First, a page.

It's time for the Legislature to stand up to the governor, who has become obsessed with privatization.
I object to changes proposed to the pension system where all new teachers would be prevented from joining the system and forced into privatized 401(k)s. Removing new teachers breaks the contract for continuing teachers and will prevent proper funding and operation of the teachers retirement system.
The Legislature has already passed Act 120 to stabilize the existing system. That's all that is needed. Stop the privatization of new teachers' pensions and stop damaging the existing system.
BERNARD J. GMYS
The writer is a retired teacher.
Gov. Tom Corbett is pushing yet another pension reform bill. Apparently the 2010 reform, Act 120, was not thought through. If it was, why would they be doing pension reform again?
Why should I think the new reform would be any better? Some people feel the new pension reform act needs to be railroaded through the General Assembly. I find that ill-advised. The Legislature should move carefully on pension reform, not like a bull in a china closet.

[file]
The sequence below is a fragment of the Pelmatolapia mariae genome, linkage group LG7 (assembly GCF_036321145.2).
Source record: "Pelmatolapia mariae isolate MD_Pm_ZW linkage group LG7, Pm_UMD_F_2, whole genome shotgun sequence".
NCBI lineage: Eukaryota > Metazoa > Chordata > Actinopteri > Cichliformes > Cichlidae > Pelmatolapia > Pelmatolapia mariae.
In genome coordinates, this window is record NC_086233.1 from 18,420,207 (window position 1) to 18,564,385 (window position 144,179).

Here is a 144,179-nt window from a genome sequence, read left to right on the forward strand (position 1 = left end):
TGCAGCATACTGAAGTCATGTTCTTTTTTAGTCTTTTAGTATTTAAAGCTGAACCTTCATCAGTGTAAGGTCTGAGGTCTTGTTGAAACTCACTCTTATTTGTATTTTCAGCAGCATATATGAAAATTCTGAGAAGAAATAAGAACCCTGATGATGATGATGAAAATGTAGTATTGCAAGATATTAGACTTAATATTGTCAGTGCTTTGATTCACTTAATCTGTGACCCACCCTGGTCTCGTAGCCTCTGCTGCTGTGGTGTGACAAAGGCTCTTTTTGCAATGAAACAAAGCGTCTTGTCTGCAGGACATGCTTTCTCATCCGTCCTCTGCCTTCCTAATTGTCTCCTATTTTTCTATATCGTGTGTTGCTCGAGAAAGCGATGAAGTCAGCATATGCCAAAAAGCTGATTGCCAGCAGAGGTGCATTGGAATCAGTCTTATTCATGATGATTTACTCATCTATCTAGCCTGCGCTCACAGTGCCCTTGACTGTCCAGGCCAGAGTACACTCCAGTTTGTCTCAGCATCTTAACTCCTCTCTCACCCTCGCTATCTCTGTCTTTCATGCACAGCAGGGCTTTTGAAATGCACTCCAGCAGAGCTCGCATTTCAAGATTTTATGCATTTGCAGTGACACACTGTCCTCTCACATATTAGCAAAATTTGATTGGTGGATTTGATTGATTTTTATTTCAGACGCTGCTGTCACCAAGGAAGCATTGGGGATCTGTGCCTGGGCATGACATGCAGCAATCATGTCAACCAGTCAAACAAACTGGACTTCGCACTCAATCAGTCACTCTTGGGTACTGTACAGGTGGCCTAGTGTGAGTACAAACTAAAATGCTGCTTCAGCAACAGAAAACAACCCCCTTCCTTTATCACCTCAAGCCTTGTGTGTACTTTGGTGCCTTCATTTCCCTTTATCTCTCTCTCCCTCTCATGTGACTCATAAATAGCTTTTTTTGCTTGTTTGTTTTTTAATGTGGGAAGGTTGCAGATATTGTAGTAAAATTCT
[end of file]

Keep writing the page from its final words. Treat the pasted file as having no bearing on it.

People should be reminded of something related to the pension issue. School entities received a reprieve from making required deposits. For every action there is always a reaction.
Hypothetically, if the new reform bill passes, could we see a mass exodus from the educational community? What happens when all the vested employees take their lump-sum contributions out of the system? Will there be enough seed investments to compound in order to meet the obligations? What will happen with operating ratios of two different plans, a defined-benefit plan and a defined-contribution plan?
The next thing people need to keep in mind is the case law that supports the employees' rights to a pension. In Retirement Board v. McGovern (1934), the court noted that pension benefits are part of salaries and are contractual obligations. Surely we agree that we live by a code of ethics and laws. Could the pension reform bill be thrown out by the courts?
One thing for sure, this issue will end up in the courts. I will be curious as to the courts' perspective on a political party that did not in good faith live up to its obligations. In addition, will the court ask if Act 120 had enough time for fecundation?
C.V. (CLAIR) CURLL
The writer is a teacher.